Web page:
We have previously recognized that under the sentencing scheme applicable to offenses committed before November 1, 1987, " [d]istrict courts do not have inherent power to resentence defendants at any time; their 'authority to do so must flow either from the court of appeals mandate ... or from [Fed. R. Crim. P. ] 35.' " See Stump, 914 F.2d at 172 (quoting United States v. Minor, 846 F.2d 1184, 1187 (9th Cir. 1988)). The district court should have construed Pollack's motion as one made pursuant to Fed. R. Crim. P. 35.1  "The function of Rule 35(b) is 'simply to allow the district court to decide if, on further reflection, the original sentence now seems unduly harsh.' " United States v. Smith, 650 F.2d 206, 208 (9th Cir. 1981 (quoting United States v. Maynard, 485 F.2d 247, 248 (9th Cir. 1973)). A motion to reduce sentence under Rule 35(b) is therefore essentially a plea for leniency. United States v. Thayer, 857 F.2d 1358, 1360 (9th Cir. 1988).

Rule 35(b) provides in relevant part, however, that " [a] motion to reduce a sentence may be made ... within 120 days after the sentence is imposed." "The time limit is jurisdictional, and 'unless the 120 day requirement is met, the court has no jurisdiction or power to alter sentence.' " Minor, 846 F.2d at 1189 (quoting United States v. United States District Court (Friedman), 509 F.2d 1352, 1354-55 (9th Cir.), cert. denied, 421 U.S. 962 (1975)).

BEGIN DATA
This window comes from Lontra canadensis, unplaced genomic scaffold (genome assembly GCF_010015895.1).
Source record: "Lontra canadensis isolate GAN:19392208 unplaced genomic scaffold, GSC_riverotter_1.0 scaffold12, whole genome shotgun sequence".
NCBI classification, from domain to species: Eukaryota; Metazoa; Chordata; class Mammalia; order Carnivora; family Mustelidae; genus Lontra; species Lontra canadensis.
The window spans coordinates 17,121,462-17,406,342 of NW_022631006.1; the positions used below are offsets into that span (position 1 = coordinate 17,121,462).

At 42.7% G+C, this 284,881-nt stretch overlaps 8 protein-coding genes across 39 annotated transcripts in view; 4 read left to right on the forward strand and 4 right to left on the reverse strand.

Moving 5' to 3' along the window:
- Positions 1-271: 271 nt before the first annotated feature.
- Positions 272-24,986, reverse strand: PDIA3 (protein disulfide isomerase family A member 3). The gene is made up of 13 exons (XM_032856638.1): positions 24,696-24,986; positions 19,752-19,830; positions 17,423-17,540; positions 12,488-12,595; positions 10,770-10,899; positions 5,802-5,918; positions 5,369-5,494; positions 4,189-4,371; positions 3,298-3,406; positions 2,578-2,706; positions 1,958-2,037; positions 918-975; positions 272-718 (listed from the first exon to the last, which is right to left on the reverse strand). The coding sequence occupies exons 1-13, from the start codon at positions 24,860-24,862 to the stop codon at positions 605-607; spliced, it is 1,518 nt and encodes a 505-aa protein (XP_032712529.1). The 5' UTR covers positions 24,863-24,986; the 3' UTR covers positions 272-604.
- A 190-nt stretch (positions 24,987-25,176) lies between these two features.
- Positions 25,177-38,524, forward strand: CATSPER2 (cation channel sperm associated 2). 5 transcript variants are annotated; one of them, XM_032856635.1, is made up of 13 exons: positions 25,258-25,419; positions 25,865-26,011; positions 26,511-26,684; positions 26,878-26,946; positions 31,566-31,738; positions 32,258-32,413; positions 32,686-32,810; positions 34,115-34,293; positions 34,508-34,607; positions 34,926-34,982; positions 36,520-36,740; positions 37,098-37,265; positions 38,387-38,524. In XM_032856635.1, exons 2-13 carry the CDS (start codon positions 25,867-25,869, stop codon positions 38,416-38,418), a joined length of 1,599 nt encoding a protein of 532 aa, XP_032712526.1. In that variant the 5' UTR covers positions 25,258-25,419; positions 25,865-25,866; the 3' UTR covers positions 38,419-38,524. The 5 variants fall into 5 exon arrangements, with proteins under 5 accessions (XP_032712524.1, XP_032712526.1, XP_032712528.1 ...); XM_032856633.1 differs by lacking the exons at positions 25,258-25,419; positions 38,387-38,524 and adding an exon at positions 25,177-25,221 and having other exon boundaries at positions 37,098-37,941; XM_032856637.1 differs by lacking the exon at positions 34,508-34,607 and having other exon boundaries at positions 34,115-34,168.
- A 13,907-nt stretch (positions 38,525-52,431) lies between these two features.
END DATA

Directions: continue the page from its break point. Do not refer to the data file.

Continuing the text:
Pollack's motions were filed more than two years after the mandate issued following the culmination of his direct appeal in this case. Therefore, the district court did not have jurisdiction under Rule 35(b) to consider Pollack's motions for reduction of sentence. See Minor, 846 F.2d at 1189.

On appeal, Pollack also challenges the legality of the probationary sentence imposed on him by the district court following its 1989 grant of his Rule 35(b) motion for reduction of sentence. He also contends that the 1989 reduction in sentence included the elimination of the restitution portion of his sentence. Pollack's motions for reduction of sentence, however, requested only leniency and a clarification of the district court's previous order reducing his sentence. Because Pollack failed to raise before the district court any issues regarding the legality of his sentence, we decline to address these issues for the first time on appeal. See United States v. Winslow, 962 F.2d 845, 849 (9th Cir. 1992).

We vacate the order of the district court and remand with instructions to dismiss for lack of jurisdiction Pollack's motions.

VACATED and REMANDED with instructions.

 *

The panel unanimously finds this case suitable for decision without oral argument. Fed. R. App. P. 34(a); 9th Cir.R. 34-4

 **

This disposition is not appropriate for publication and may not be cited to or by the courts of this circuit except as provided by 9th Cir.R. 36-3

 1

Because Pollack's offenses of conviction took place between 1979 and 1982, the version of Rule 35 in effect prior to November 1, 1987, applies